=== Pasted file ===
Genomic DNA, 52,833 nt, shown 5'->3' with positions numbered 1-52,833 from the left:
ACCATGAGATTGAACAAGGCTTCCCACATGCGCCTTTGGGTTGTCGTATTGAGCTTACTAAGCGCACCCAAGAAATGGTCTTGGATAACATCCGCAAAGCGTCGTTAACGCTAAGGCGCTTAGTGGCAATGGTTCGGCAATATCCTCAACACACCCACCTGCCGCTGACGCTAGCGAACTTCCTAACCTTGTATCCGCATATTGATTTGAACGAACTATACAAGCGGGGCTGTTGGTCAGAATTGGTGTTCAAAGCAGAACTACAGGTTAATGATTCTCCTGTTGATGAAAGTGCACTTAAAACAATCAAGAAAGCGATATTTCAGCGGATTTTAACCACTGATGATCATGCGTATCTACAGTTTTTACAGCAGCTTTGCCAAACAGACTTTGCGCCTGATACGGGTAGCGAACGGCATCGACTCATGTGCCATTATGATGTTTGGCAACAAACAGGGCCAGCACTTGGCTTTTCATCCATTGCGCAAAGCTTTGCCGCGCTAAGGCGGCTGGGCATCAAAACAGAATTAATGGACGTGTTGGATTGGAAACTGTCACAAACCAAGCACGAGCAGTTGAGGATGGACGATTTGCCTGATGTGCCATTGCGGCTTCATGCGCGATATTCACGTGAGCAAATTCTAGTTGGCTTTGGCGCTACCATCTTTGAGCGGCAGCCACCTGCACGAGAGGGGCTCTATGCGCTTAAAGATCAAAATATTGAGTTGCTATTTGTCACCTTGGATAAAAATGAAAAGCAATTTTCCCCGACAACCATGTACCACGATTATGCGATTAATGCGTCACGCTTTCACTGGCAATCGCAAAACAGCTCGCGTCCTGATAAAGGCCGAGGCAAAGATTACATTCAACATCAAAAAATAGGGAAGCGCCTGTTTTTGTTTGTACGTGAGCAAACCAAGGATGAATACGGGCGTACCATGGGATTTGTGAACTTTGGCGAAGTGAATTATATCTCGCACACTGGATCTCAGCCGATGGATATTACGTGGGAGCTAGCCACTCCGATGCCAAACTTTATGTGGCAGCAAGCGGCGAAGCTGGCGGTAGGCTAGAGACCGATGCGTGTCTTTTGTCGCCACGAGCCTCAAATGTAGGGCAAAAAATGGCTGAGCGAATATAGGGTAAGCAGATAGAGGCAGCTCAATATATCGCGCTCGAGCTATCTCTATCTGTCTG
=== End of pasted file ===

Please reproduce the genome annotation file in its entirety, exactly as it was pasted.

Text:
Genomic DNA, 52,833 nt, shown 5'->3' with positions numbered 1-52,833 from the left:
ACCATGAGATTGAACAAGGCTTCCCACATGCGCCTTTGGGTTGTCGTATTGAGCTTACTAAGCGCACCCAAGAAATGGTCTTGGATAACATCCGCAAAGCGTCGTTAACGCTAAGGCGCTTAGTGGCAATGGTTCGGCAATATCCTCAACACACCCACCTGCCGCTGACGCTAGCGAACTTCCTAACCTTGTATCCGCATATTGATTTGAACGAACTATACAAGCGGGGCTGTTGGTCAGAATTGGTGTTCAAAGCAGAACTACAGGTTAATGATTCTCCTGTTGATGAAAGTGCACTTAAAACAATCAAGAAAGCGATATTTCAGCGGATTTTAACCACTGATGATCATGCGTATCTACAGTTTTTACAGCAGCTTTGCCAAACAGACTTTGCGCCTGATACGGGTAGCGAACGGCATCGACTCATGTGCCATTATGATGTTTGGCAACAAACAGGGCCAGCACTTGGCTTTTCATCCATTGCGCAAAGCTTTGCCGCGCTAAGGCGGCTGGGCATCAAAACAGAATTAATGGACGTGTTGGATTGGAAACTGTCACAAACCAAGCACGAGCAGTTGAGGATGGACGATTTGCCTGATGTGCCATTGCGGCTTCATGCGCGATATTCACGTGAGCAAATTCTAGTTGGCTTTGGCGCTACCATCTTTGAGCGGCAGCCACCTGCACGAGAGGGGCTCTATGCGCTTAAAGATCAAAATATTGAGTTGCTATTTGTCACCTTGGATAAAAATGAAAAGCAATTTTCCCCGACAACCATGTACCACGATTATGCGATTAATGCGTCACGCTTTCACTGGCAATCGCAAAACAGCTCGCGTCCTGATAAAGGCCGAGGCAAAGATTACATTCAACATCAAAAAATAGGGAAGCGCCTGTTTTTGTTTGTACGTGAGCAAACCAAGGATGAATACGGGCGTACCATGGGATTTGTGAACTTTGGCGAAGTGAATTATATCTCGCACACTGGATCTCAGCCGATGGATATTACGTGGGAGCTAGCCACTCCGATGCCAAACTTTATGTGGCAGCAAGCGGCGAAGCTGGCGGTAGGCTAGAGACCGATGCGTGTCTTTTGTCGCCACGAGCCTCAAATGTAGGGCAAAAAATGGCTGAGCGAATATAGGGTAAGCAGATAGAGGCAGCTCAATATATCGCGCTCGAGCTATCTCTATCTGTCTG